In 1883 Claude Monet moved his family to Giverny. It remained his home for forty-three years until his death. This place became a daily source of inspiration for his life and his painting.

No detail was too insignificant for Monet. Besides overseeing the planning and installation of the gardens, he was equally involved in creating a beautiful home for his family, insisting that meals be a regular source of pleasure along with the visual delights of the indoor and outdoor spaces.

Not only did Monet’s talent grow in this beautiful environment, he also became a skillful entrepreneur marketing his work with the same imagination which he applied to his painting and his personal life.

Would Monet have become such a successful artist without GIverny? We can only guess at the answer.

One thing is certain, however: he became a more prolific painter after finding inspiration right outside of his door.

It isn’t just artists, of course, who are fueled by that mysterious force called inspiration. It’s a power that’s available to anyone willing to allow it to flourish in their life. It arrives when we create a welcoming environment for it.

Do you know what inspires you? What music? What books? What people leave you feeling happier and more confident? What movies make your spirits soar? Wise words? A favorite spot? Gardens? Babies? Needlework? 

Do you consciously create an environment that inspires you?

You can’t be inspired living on the spiritual equivalent of Big Macs. Inspiration requires grander material than that.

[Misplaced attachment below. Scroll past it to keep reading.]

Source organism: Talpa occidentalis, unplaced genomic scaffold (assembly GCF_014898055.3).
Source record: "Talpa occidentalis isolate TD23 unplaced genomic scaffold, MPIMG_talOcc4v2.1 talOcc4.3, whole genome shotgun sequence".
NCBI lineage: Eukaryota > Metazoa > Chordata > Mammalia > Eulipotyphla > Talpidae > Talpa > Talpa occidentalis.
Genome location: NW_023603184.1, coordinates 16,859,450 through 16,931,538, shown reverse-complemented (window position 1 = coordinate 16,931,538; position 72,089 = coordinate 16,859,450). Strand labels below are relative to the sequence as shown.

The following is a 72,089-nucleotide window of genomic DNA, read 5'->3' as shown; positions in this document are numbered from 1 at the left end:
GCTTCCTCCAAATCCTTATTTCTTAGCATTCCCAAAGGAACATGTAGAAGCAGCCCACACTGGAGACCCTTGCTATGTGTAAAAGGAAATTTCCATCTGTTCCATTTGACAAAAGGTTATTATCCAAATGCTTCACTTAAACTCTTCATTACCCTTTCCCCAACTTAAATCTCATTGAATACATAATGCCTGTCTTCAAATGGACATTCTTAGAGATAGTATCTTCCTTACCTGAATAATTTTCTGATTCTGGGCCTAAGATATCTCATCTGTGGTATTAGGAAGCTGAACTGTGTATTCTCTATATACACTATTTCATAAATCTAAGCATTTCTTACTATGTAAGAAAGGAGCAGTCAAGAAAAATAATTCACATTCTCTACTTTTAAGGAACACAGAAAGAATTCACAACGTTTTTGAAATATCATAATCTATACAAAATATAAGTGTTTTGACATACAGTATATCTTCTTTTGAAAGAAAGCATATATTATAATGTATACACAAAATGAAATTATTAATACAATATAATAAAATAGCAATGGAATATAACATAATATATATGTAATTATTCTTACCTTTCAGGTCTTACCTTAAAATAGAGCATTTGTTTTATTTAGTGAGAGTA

Inspiration isn’t vaccination, after all. We don’t get it once and expect it to last.
Like Monet, we need to set up our lives in such a way that inspiration is a daily event.

We must be brave enough to surround ourselves with those things, thoughts and people that lift us up. And we need to do it over and over again. 

People wo go beyond the ordinary have all made the commitment to bringing as much inspiration as possible into their lives. So can you.


If you’d like to know more about inspiration and, especially, what others find inspiring, pay a visit to the Get Inspired Project where you can listen to interviews with dozens of people who share their thoughts on the subject.

And if you’re serious about integrating the power of inspiration into your business, join us for Inspired Livelihood in Sedona, AZ on April 15 & 16.

3 Responses to “A Garden For Your Soul”

  1. Steve

    I have a print by Monet of his garden and a print by Renoir of Monet painting in his garden. Imagine how much Monet’s inspiration radiated out to others!

  2. Barbara

    I’ve never been to Giverny, but one year my project on the road was to see all the Monet paintings I could see with my own 2 eyes. Stood in a line (in freezing November) for hours in London to get into an exhibit. Once inside, a painting caught my eye and as I walked up closer to see it saw a sign saying, “On loan from the Santa Barbara Museum of Art.” All the years I lived in SB, I’d never seen it. A few months later when I was in Santa Barbara, I made a pilgrimage to see it “in situ”.

  3. Steve

    That surprises me, Barbara, because you are such a good “backyard explorer.” You have lots of inspiring stories about yourself and other people finding art or performances or community or small businesses full of personality in your local area.

    Your anecdote has me remembering that it’s helpful to have clients start their exploration in their own backyards, since naturally there are fewer obstacles. The enthusiasm they kindle will help them overcome the obstacles to exploring further from home.

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